Harambe be praised: Clemson University officials now say that students are welcome to post visual representations of the martyred gorilla in public residential places.
This announcement is a reversal of last week's guidance, sent by a rogue residential adviser, instructing students to stop making Harambe jokes because they "add to the rape culture as well as being a form of racism."
A spokesperson for Clemson told The Washington Post's Eugene Volokh that the earlier prohibition on Harambe jokes "was sent by one person and does not reflect university policy." Earlier this morning, the university sent me an email with the insistent headline, "Clemson has NOT banned Harambe memes in residence halls."
Great! Perhaps Clemson should also inform its own residential advisers about the university's commitment to free speech. As Volokh points out:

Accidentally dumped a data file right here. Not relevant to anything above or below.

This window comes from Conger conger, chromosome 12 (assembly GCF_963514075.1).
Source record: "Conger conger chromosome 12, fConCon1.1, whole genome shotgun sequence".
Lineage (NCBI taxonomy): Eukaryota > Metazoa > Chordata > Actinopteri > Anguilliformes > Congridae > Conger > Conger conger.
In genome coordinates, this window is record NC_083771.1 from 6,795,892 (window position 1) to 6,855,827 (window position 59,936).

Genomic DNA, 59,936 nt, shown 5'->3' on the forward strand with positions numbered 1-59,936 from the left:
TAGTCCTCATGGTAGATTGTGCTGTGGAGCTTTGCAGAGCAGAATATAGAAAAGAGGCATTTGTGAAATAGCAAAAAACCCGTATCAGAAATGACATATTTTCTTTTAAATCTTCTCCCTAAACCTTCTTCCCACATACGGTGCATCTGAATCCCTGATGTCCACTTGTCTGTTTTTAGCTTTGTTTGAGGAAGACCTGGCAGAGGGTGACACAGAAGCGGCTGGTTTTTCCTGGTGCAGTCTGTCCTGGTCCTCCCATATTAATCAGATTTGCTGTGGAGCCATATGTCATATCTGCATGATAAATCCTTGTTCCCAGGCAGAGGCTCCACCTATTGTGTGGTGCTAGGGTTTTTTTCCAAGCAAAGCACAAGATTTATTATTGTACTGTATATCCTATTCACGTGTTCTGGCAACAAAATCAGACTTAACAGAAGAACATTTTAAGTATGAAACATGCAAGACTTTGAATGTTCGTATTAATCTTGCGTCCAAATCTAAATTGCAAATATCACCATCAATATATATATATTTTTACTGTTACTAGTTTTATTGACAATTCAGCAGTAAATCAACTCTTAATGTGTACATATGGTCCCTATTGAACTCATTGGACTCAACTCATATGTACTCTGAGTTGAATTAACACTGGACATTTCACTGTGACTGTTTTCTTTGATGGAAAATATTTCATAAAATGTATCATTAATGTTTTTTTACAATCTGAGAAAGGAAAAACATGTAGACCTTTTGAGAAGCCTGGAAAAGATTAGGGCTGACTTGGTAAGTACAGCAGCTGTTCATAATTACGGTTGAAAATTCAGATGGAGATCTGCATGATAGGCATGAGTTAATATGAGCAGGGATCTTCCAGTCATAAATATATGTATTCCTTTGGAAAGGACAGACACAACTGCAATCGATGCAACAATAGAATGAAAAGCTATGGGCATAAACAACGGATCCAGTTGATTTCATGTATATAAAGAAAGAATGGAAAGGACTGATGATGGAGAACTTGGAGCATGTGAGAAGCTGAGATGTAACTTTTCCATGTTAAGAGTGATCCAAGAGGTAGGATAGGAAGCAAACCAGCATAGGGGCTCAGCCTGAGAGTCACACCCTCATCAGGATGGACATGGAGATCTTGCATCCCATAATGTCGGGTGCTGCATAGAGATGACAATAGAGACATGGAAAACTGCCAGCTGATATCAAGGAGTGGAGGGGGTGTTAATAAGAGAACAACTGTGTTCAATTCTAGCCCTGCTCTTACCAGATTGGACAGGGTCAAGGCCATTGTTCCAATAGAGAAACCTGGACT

I would think that Clemson would have taught residence area authorities that they don't have the power just to order students not to post certain messages that the authorities dislike; but perhaps Clemson had done so, and the particular e-mailer just didn't focus on that.
Additionally, it does not seem obvious to me that Harambe-loving students' free speech rights will actually be respected by the university. After all, Clemson still has a Bias Incident Response Protocol that allows members of campus to report each other for saying and doing things that make them feel demeaned, degraded, or harassed. And people in positions of power at the university evidently believe that Title IX requires them to vigorously police potentially offensive student conduct.